Improving Lives, Inspiring Leaders. The Department of Family and Consumer Sciences develops scholars and leaders who apply a Christian worldview to improve the quality of life and human experience by advancing knowledge related to nutrition, the built environment, apparel, child development and family relationships. Curriculum and research in these areas address the interplay of physiological, sociological, emotional and spiritual factors that impact human health and behavior both individually and within the context of diverse families and communities.
Cutting edge research projects keep our courses fresh and relevant to current issues facing families and professionals. Students in our programs prepare for numerous career options including registered dietitian, nutritionist, food service manager, child life specialists, child care director, family services coordinator, interior designer, fashion designer, fashion stylist, and retail buyer, merchandiser or manager.
Our department values the role of experiential learning, requiring most students to complete an internship or practicum before graduation. Sometimes, the best opportunities are in other states or countries, but financial concerns can prevent students from seeking those opportunities. We also provide discipline specific study abroad and mission trips for students. Scholarships designated for student internships or international experiences give more students the ability to take advantage of these opportunities.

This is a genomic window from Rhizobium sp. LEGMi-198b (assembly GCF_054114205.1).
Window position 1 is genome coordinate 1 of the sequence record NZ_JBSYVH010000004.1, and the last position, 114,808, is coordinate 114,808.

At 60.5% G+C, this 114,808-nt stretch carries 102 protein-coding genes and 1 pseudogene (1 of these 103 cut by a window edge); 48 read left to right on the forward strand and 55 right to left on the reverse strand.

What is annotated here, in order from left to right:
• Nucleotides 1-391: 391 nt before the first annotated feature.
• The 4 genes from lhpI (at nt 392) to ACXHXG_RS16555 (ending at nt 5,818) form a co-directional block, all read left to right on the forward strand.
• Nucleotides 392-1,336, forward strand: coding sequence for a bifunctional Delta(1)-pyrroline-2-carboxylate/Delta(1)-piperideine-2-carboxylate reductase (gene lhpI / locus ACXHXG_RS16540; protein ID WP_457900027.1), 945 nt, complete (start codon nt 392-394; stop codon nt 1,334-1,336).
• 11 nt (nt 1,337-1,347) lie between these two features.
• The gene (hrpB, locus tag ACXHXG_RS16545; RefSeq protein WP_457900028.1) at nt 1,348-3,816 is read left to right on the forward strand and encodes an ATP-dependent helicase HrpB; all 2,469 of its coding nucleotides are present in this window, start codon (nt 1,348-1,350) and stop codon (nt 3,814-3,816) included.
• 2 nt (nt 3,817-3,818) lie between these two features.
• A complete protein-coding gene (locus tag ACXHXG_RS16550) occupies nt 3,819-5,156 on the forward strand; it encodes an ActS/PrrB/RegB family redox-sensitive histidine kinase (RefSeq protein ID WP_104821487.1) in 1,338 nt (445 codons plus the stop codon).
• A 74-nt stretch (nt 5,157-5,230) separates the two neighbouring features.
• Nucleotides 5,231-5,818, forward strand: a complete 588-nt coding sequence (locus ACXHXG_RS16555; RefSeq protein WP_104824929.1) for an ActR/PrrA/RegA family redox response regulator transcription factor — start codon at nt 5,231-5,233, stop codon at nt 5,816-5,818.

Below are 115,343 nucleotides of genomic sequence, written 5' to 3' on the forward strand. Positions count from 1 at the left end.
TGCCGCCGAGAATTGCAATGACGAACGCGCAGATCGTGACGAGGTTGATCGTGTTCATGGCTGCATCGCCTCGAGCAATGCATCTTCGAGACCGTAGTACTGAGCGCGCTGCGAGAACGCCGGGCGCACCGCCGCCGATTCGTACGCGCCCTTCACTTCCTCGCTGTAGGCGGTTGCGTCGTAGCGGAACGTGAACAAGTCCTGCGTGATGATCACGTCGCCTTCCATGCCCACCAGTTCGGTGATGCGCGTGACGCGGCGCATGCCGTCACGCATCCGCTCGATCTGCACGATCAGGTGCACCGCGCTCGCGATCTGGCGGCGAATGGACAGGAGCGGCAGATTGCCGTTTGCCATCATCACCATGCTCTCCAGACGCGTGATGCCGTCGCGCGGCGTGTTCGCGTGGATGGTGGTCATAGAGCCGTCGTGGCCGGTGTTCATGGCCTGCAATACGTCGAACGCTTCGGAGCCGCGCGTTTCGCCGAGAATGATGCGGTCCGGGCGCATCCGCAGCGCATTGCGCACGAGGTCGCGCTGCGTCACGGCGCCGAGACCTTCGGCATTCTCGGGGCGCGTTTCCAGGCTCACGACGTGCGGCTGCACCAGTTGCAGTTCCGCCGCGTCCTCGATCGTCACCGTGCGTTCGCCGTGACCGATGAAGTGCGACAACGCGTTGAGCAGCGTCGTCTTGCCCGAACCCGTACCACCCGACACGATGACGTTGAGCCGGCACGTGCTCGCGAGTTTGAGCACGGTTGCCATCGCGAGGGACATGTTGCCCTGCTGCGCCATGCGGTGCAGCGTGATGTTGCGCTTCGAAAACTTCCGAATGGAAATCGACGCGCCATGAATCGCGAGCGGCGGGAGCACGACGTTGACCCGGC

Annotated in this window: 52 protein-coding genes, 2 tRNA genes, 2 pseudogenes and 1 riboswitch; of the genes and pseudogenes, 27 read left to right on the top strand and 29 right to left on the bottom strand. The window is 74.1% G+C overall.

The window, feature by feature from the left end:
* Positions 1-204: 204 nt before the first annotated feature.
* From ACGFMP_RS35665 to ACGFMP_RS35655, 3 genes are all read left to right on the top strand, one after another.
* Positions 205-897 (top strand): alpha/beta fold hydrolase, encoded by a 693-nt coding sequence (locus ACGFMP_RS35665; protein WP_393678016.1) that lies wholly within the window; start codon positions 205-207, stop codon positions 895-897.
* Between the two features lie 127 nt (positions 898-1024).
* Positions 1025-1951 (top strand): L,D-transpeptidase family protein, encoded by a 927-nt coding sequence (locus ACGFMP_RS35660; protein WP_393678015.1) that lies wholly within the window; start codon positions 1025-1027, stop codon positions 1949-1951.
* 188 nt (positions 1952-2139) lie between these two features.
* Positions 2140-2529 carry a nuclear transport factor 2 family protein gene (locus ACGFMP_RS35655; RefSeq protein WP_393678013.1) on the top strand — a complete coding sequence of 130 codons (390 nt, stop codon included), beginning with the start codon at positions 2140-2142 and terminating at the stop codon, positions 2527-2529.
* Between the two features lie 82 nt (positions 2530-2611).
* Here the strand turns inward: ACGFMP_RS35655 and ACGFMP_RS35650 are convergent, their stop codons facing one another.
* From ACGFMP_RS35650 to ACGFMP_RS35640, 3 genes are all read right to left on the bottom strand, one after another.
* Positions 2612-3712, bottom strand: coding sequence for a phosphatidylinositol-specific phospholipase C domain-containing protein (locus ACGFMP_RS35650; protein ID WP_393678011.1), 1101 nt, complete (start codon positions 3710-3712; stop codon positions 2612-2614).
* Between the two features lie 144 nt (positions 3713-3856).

As we have grown in our curricular offerings as well as in our research focus, our facilities needs have also expanded. Your contributions can assist with projects on the horizon including:
- Development of an accessible kitchen unit in our experimental foods lab,
- Expansion of the Piper Center for Family Studies and Child Development,
- Development of an interview space for individual and focus group research,
- Conversion of apparel labs to industrial machines for apparel assembly, and
- Development of a lab for testing interior textiles and other interior surfaces.